Flowchart that depicts the experimental steps and histologic diagnosis for 18 clinically normal canine ovaries that underwent MWA at 45 W for 90 seconds in situ with ultrasonographic (n = 1) or laparoscopic (17) guidance (in vivo trial). Ovaries were extirpated by routine laparoscopic oophorectomy immediately after MWA. Complete and incomplete ablation were defined as the absence or presence of viable cells, respectively, during histologic evaluation of NADH-stained ovarian tissue specimens. US = Ultrasound.

Citation: American Journal of Veterinary Research 81, 9; 10.2460/ajvr.81.9.747

Figure 3—
Figure 3—

Representative laparoscopic images obtained during MWA of clinically normal ovaries in healthy dogs; images were obtained as part of an in vivo trial conducted to assess the feasibility and efficacy of laparoscopic guidance for MWA. All dogs were positioned in dorsolateral recumbency for the laparoscopic procedure. In all images, laparoscopic forceps were used to grasp the proper ligament and elevate and stabilize the ovary approximately 3 cm from the abdominal wall and viscera. The MWA probe was placed percutaneously through the ventrolateral aspect of the abdominal wall at an orientation parallel to the long axis of the ovary after no (A), partial (B), or complete (C) dissection of the ovarian bursa. Notice that dissection of the ovarian bursa improved the visibility of the ovary and facilitated correct positioning of the MWA probe in the central longitudinal axis of the ovary.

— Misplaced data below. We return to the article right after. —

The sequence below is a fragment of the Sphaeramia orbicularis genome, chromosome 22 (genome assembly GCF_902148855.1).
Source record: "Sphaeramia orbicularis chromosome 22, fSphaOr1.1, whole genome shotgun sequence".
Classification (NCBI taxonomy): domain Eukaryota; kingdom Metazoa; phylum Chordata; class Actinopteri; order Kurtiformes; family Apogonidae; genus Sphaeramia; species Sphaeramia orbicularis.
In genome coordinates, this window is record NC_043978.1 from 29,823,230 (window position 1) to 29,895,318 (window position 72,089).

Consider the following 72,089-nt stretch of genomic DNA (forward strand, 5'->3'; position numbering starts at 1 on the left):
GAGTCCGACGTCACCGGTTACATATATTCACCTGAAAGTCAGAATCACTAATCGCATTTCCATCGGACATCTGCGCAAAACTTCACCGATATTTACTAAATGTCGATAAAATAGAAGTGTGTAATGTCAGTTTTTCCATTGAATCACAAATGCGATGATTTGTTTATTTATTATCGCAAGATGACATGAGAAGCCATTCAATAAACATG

Citation: American Journal of Veterinary Research 81, 9; 10.2460/ajvr.81.9.747

Complications associated with MWA were all classified as grade 1 and included minor thermal injury of the body wall in the dog that underwent ultrasound-guided MWA of 1 ovary and minor bruising of the skin at the level of one of the MWA probe insertion sites in 2 dogs.

Discussion

The objectives of the study reported here were to determine the optimal energy profile (duration of ablation at an emission power of 45 W) required to completely ablate clinically normal ovaries in dogs and to assess the feasibility and efficacy of ultrasonographic and laparoscopic guidance for minimally invasive MWA of ovarian tissue to gain information and inform future investigations of the clinical applications of MWA for routine sterilization of dogs and treatment of ovarian tumors in both dogs and women. Results indicated that the optimal energy profile for MWA to achieve complete ablation of clinically normal canine ovaries was 45 W for 90 seconds. Additionally, results suggested that MWA with laparoscopic guidance was feasible and safe. However, ultrasound-guided MWA did not appear to be feasible and was abandoned in this study after use of that method resulted in incomplete ablation of 1 ovary in 1 dog.